Microsoft Announces SQL Server ODBC Driver for Linux!

In this morning’s keynote address at the Professional Association of SQL Server (PASS) Summit 2011, Quentin Clark (Corporate Vice President at Microsoft) announced that a preview of the Microsoft SQL Server ODBC Driver for Linux will soon be widely available to customers. Yes, you read that right. Microsoft plans to release a driver that provides 1st class access to SQL Server from Linux/Unix operating systems. Recently, Microsoft has been working closely with a handful of partners to get feedback on private releases of the driver. A publicly available preview release of the driver is planned for later this fall.

Prior to the announcement, I had a chance to chat with Shekhar Joshi, Program Manager for the driver. He filled me in on a few more details about the driver:

  • The preview release will be a 64-bit driver for Red Hat Enterprise Linux 5. His team plans to implement support for Red Hat 6 for the RTM release of the driver. Plans to release a 32-bit version of the driver are on the roadmap.
  • The release will include BCP and SQLCMD utilities.
  • Notable driver features (in addition to what you would expect in an ODBC driver) include support for the Kerberos authentication protocol, SSL, and client-side UTF-8 encoding.
  • Features that are not supported in this release include support for Always On Availability Groups (though this is on the roadmap) and mirroring.

Shekhar told me that his team is confident that this is will be a high-quality release, in part due to how the driver is being developed. His team is using the existing, reliable ODBC for Windows driver (a.k.a. SQL Server Native Client, or SNAC) as a starting point. They are carefully modifying the existing code so that it will compile for Linux/Unix operating systems, and testing it rigorously.

What makes me especially excited about this release is that this is a HUGE step toward interoperability. For a while now, I’ve been a supporter and proponent of interoperability here at Microsoft, and I’ve seen lots of progress on this front. This announcement, however, is perhaps the most significant step I’ve seen in my tenure at Microsoft. Add this to yesterday’s announcement of an Apache Hadoop distribution for Windows Server and Windows Azure, and you’ve got some real momentum on the interoperability front.

If you’re at SQL PASS and would like to learn more about the SQL Server ODBC Driver for Linux, be sure to attend the Developing Multi-Platform Applications for Microsoft SQL Server and Azure session (AD-211-M) this afternoon at 5:00 (room 4C4). (Presentations will also be available online later.) There is also a panel discussion with the SQL Connectivity Leadership team (SQL Connectivity Leadership Unplugged (AD-101-M)) on Friday at 2:30 (room 612) that should be interesting.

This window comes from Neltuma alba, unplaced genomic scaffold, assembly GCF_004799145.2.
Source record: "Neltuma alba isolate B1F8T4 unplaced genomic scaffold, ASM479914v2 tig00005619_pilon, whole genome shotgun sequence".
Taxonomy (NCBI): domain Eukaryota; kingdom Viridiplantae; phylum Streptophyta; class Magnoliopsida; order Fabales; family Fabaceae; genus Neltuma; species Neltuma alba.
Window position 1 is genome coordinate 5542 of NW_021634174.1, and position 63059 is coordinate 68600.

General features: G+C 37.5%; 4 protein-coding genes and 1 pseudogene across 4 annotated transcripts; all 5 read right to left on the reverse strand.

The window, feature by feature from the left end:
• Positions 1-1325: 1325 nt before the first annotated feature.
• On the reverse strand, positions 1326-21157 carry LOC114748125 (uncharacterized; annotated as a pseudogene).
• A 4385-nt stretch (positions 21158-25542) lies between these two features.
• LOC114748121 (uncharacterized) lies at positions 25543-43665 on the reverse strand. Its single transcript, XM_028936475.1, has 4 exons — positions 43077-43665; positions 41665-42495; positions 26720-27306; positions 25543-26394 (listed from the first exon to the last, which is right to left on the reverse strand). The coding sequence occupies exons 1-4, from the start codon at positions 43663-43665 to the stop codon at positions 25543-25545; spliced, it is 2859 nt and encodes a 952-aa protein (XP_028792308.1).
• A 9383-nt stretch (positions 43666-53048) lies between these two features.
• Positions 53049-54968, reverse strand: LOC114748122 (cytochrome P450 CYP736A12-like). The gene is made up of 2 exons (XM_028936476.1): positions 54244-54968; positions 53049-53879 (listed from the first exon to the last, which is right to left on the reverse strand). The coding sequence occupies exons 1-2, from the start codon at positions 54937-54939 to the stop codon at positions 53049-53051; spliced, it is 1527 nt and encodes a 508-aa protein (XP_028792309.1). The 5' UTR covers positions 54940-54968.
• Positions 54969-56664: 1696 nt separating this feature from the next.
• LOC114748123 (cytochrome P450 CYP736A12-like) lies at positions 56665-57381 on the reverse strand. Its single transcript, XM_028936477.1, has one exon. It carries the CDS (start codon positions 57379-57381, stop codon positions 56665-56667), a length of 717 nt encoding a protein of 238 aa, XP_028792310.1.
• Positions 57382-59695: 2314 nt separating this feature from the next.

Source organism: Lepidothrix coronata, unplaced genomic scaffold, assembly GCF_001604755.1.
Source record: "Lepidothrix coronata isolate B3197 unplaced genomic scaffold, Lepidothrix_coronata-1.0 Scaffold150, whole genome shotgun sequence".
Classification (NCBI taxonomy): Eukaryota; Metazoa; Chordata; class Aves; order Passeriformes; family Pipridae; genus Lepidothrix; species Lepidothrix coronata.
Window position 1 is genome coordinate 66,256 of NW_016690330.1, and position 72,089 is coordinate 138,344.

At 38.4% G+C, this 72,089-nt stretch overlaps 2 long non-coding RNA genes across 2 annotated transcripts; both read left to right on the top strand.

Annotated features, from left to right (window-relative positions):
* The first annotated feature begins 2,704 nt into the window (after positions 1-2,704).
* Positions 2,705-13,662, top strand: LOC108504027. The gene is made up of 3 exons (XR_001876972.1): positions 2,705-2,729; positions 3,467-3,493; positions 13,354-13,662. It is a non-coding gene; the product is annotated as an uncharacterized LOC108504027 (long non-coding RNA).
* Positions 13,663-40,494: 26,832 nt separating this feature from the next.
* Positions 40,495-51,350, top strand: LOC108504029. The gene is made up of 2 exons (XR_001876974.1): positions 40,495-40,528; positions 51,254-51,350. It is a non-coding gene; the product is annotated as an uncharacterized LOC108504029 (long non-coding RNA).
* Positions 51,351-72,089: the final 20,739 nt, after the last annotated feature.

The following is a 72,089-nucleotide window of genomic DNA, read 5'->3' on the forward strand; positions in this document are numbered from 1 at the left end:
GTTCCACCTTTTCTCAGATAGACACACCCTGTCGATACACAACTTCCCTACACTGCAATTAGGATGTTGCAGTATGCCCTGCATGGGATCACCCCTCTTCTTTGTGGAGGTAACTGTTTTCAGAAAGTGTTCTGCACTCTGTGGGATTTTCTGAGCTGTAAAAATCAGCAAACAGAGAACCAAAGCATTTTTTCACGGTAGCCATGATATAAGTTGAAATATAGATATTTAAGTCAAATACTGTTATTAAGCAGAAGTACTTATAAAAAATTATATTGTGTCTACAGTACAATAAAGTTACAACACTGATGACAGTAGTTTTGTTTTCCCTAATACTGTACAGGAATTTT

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Comments (13)

  1. Khuram Makik says:

    On the subject of interoperability , are we likely to see support for Node.js especially since microsoft is now supporting it? Or is this a moot point since ODBC support itself will be enough?

  2. David Finch says:

    What license(s) will it be under?

  3. @David-

    The driver won't be Open Source. It will be available as a binary only. The license will be similar to the lisence that our JDBC is under (which is you can see here:…/details.aspx). I'll have to get back to you about what the differences might be.


  4. Daniil Churikov says:

    Never thought that i will say so, but MS moves to right direction

  5. Daniil Churikov says:

    Btw, where can we watch the progress and subscribe for evens related to this driver?

  6. Dave says:

    "Notable driver features (in addition to what you would expect in an ODBC driver) include support for the Kerberos authentication protocol, SSL, and client-side UTF-8 encoding."

    In this context, by "Kerberos authentication protocol," do you mean that it will be possible to connect to a SQL Server instance in Windows authentication mode using this new driver on Linux?  That would be great.


  7. @Dave-

    Yes, that is what it means.


  8. AndyR says:

    Has anyone tested this with named instances? Using unix sqlcmd to test the connection for example running

    sqlcmd -S my_server -d my_dbl -U user -P pass -r

    works fine, however if you introduce a named instance e.g.

    sqlcmd -S my_serverMY_INSTANCE -d my_dbl -U user -P pass -r

    the  connection fails. Although the unix docs suggest only a single backslash is required ive tried escaping my_server\MY_INTSANCE with no luck !?

  9. Unfortunately, the Instance name is not supported with the Linux ODBC implementation.  You'll need to specify a TCP port for the instance using the SQL Server Configuration Manager. Here are some details (…/ms177440.aspx )

    I'll be filing a documentation bug to correct this.

  10. Rich says:

    Where is the 32-bit version?

  11. Mitch Miller says:

    Did Microsoft ever release a 32 bit driver?  Looking for a RHEL5/32 bit solution.